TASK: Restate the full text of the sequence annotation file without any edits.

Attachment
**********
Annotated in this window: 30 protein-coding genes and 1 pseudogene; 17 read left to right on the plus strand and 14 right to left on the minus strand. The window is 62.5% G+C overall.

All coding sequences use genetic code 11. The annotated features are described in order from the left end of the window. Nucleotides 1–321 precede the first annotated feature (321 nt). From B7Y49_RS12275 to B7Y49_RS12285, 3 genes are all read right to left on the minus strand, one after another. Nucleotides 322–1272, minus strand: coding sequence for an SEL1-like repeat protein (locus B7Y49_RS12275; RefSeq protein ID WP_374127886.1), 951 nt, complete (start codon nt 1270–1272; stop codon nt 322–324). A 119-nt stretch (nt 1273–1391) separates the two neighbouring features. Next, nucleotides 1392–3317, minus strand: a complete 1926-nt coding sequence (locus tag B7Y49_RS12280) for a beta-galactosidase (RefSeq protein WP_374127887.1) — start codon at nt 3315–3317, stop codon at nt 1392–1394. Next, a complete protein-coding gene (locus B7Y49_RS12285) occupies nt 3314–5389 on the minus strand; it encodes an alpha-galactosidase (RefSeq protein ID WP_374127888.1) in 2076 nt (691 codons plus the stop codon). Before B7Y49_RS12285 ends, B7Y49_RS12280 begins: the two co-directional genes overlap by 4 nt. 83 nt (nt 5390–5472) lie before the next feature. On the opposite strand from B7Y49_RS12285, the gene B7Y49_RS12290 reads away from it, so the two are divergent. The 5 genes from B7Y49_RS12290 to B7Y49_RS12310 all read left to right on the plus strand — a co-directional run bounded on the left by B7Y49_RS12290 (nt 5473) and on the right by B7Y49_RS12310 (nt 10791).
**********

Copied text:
Annotated in this window: 30 protein-coding genes and 1 pseudogene; 17 read left to right on the plus strand and 14 right to left on the minus strand. The window is 62.5% G+C overall.

All coding sequences use genetic code 11. The annotated features are described in order from the left end of the window. Nucleotides 1–321 precede the first annotated feature (321 nt). From B7Y49_RS12275 to B7Y49_RS12285, 3 genes are all read right to left on the minus strand, one after another. Nucleotides 322–1272, minus strand: coding sequence for an SEL1-like repeat protein (locus B7Y49_RS12275; RefSeq protein ID WP_374127886.1), 951 nt, complete (start codon nt 1270–1272; stop codon nt 322–324). A 119-nt stretch (nt 1273–1391) separates the two neighbouring features. Next, nucleotides 1392–3317, minus strand: a complete 1926-nt coding sequence (locus tag B7Y49_RS12280) for a beta-galactosidase (RefSeq protein WP_374127887.1) — start codon at nt 3315–3317, stop codon at nt 1392–1394. Next, a complete protein-coding gene (locus B7Y49_RS12285) occupies nt 3314–5389 on the minus strand; it encodes an alpha-galactosidase (RefSeq protein ID WP_374127888.1) in 2076 nt (691 codons plus the stop codon). Before B7Y49_RS12285 ends, B7Y49_RS12280 begins: the two co-directional genes overlap by 4 nt. 83 nt (nt 5390–5472) lie before the next feature. On the opposite strand from B7Y49_RS12285, the gene B7Y49_RS12290 reads away from it, so the two are divergent. The 5 genes from B7Y49_RS12290 to B7Y49_RS12310 all read left to right on the plus strand — a co-directional run bounded on the left by B7Y49_RS12290 (nt 5473) and on the right by B7Y49_RS12310 (nt 10791).